No. Local Device Local Interface VLAN ID Local IP Address Peer Device Remarks
1 FW-5 Eth-Trunk 1.1 10

172.6.1.2/29

VRID: 1

VIP: 1.1.1.1/29

SW-5 SSL VPN gateway for employees on the move
2 FW-5 Eth-Trunk 1.2 20

172.6.2.2/29

VRID: 2

VIP: 1.1.2.1/29

SW-5 IPSec gateway
3 FW-5 Eth-Trunk 1.3 30

172.6.3.2/29

VRID: 3

VIP: 1.1.3.1/29

SW-5 Access gateway for Internet users
4 FW-5 Eth-Trunk 1.4 40

172.6.4.2/29

VRID: 4

VIP: 1.1.4.1/29

SW-5 SSL VPN gateway for the partner
5 FW-5 Eth-Trunk 2.1 103

172.7.1.2/29

VRID: 5

VIP: 172.7.1.1

SW-1 Data center service area
6 FW-5 Eth-Trunk 2.2 104

172.7.2.2/29

VRID: 6

VIP: 172.7.2.1

SW-1 DMZ
7 FW-5 Eth-Trunk 0 - 12.12.12.1/24 FW-6 -
8 FW-6 Eth-Trunk 1.1 10

172.6.1.3/29

VRID: 1

VIP: 1.1.1.1/29

SW-6 SSL VPN gateway for employees on the move
9 FW-6 Eth-Trunk 1.2 20

172.6.2.3/29

VRID: 2

VIP: 1.1.2.1/29

SW-6 IPSec gateway
10 FW-6 Eth-Trunk 1.3 30

172.6.3.3/29

VRID: 3

VIP: 1.1.3.1/29

SW-6 Access gateway for Internet users
11 FW-6 Eth-Trunk 1.4 40

172.6.4.3/29

VRID: 4

VIP: 1.1.4.1/29

SW-6 SSL VPN gateway for the partner
11 FW-6 Eth-Trunk 2.1 103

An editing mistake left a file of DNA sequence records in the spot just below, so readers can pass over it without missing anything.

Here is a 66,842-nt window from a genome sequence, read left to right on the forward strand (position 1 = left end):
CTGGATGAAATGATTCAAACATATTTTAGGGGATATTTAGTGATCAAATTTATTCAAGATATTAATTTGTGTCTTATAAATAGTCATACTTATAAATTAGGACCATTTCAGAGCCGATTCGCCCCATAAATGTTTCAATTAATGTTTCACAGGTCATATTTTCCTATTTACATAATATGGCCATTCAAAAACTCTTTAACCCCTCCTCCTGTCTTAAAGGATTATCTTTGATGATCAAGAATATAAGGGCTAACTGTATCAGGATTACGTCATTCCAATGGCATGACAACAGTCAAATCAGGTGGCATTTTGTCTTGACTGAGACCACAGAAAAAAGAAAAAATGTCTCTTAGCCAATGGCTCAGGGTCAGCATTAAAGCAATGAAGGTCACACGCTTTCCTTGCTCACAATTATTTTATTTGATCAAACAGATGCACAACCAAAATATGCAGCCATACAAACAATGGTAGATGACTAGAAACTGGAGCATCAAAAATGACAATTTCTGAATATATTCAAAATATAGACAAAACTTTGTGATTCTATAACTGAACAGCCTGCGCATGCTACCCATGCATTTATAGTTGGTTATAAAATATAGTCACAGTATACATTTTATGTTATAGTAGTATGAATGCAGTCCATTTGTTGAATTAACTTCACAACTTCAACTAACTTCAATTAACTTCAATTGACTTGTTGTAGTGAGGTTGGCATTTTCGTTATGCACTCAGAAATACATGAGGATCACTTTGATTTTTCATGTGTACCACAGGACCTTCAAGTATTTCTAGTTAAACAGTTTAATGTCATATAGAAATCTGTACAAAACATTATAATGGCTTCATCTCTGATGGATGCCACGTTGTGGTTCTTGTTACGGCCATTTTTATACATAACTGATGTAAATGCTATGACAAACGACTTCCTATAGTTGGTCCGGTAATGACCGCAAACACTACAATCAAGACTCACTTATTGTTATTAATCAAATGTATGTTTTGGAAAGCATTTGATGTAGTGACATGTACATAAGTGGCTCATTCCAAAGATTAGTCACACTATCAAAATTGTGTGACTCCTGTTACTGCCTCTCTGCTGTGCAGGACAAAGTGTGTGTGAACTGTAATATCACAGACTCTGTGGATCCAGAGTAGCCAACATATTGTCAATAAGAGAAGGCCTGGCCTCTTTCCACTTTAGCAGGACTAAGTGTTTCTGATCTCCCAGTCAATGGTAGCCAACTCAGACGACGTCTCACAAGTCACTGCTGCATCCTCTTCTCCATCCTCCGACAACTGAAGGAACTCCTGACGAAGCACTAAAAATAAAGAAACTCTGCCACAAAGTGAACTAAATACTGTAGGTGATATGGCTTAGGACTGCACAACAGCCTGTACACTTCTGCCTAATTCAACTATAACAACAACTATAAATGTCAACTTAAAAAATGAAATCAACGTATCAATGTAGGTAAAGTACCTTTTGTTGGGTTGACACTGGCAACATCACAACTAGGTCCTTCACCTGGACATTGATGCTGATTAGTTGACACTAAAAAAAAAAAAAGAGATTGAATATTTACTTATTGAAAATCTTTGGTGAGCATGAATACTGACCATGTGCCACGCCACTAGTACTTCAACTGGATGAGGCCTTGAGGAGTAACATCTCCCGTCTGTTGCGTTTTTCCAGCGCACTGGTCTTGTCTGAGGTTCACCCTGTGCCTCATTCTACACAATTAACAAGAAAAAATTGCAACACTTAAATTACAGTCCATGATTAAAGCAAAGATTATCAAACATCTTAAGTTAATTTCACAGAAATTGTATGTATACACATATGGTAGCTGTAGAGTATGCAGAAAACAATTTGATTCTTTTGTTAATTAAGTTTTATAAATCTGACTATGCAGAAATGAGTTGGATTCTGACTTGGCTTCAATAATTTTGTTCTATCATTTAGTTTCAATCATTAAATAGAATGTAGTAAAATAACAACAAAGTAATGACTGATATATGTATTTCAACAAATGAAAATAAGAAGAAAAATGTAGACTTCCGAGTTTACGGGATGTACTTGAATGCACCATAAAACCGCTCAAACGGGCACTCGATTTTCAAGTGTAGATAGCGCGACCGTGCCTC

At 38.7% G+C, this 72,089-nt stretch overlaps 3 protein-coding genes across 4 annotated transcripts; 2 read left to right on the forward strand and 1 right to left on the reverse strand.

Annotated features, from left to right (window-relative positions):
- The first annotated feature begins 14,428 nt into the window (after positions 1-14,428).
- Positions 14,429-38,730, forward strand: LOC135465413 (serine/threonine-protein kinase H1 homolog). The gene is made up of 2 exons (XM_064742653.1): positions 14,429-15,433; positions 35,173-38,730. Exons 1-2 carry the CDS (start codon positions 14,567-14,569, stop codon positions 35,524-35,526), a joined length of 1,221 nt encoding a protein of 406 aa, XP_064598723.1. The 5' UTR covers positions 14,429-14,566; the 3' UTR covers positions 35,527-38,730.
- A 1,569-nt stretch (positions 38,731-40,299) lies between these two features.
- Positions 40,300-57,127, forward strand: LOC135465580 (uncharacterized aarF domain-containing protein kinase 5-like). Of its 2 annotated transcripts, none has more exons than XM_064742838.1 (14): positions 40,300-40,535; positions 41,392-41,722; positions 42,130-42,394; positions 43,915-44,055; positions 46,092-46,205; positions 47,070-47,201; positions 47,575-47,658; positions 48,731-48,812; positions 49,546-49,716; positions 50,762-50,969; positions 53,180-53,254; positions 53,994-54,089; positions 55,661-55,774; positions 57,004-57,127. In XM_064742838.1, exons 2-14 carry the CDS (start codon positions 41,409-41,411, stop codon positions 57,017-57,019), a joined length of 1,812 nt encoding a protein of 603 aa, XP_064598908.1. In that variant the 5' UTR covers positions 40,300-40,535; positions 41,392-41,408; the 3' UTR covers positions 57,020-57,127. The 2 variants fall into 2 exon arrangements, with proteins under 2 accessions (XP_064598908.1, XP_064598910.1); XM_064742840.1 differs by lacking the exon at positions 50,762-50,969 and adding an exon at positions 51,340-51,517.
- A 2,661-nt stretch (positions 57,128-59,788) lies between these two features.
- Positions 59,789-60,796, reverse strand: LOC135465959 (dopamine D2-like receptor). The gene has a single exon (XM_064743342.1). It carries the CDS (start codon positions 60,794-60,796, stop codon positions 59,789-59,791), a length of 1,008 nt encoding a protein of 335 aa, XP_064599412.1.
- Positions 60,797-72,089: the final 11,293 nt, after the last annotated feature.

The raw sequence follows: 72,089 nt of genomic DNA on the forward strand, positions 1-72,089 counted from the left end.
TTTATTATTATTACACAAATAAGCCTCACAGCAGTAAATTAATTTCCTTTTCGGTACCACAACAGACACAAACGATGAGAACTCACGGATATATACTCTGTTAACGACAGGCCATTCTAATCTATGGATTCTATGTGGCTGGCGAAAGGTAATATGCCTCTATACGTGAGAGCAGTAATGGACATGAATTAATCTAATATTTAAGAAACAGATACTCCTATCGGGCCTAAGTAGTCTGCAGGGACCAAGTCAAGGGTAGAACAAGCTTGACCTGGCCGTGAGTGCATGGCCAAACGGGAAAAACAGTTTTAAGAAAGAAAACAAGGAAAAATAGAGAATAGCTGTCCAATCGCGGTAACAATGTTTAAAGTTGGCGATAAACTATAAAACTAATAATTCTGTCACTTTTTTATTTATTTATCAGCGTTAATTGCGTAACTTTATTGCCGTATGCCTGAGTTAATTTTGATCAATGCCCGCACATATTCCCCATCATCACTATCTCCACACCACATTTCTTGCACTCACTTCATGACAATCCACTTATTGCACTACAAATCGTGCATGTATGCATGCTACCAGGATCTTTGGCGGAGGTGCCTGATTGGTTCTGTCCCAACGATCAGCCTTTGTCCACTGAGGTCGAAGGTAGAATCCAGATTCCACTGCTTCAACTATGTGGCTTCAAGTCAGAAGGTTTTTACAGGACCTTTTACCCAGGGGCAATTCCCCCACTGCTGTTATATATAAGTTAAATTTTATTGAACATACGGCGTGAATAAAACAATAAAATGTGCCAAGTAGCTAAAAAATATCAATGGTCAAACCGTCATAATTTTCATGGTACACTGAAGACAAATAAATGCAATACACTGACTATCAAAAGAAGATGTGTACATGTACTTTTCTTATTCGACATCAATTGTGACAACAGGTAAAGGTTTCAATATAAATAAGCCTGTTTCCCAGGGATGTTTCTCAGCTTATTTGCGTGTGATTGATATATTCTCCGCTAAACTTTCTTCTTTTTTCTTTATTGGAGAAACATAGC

172.7.1.3/29

VRID: 5

VIP: 172.7.1.1

SW-2 Data center service area
11 FW-6 Eth-Trunk 2.2 104

172.7.2.3/29

VRID: 6

VIP: 172.7.2.1

SW-2 DMZ
12 FW-6 Eth-Trunk 0 - 12.12.12.2/24 FW-6 -

Firewall Security Zone Planning

No. Security Zone Security Zone Priority Included Interface Remarks
1 zone1 45 Eth-Trunk 1.1 Employees on the move
2 zone2 40 Eth-Trunk 1.2 Branch 2
3 zone3 10 Eth-Trunk 1.3 Internet users
4 zone4 30 Eth-Trunk 1.4 Partner
4 hrp 85 Eth-Trunk 0 Heartbeat interface
5 trust 100 Eth-Trunk 2.1 Data center service area
6 dmz 50 Eth-Trunk 2.2 DMZ

Firewall Security Policy Planning

Address group

No. Address Group Address Remarks
1 remote_users Address: 0 172.168.3.0; mask: 24 SSL VPN access for employees on the move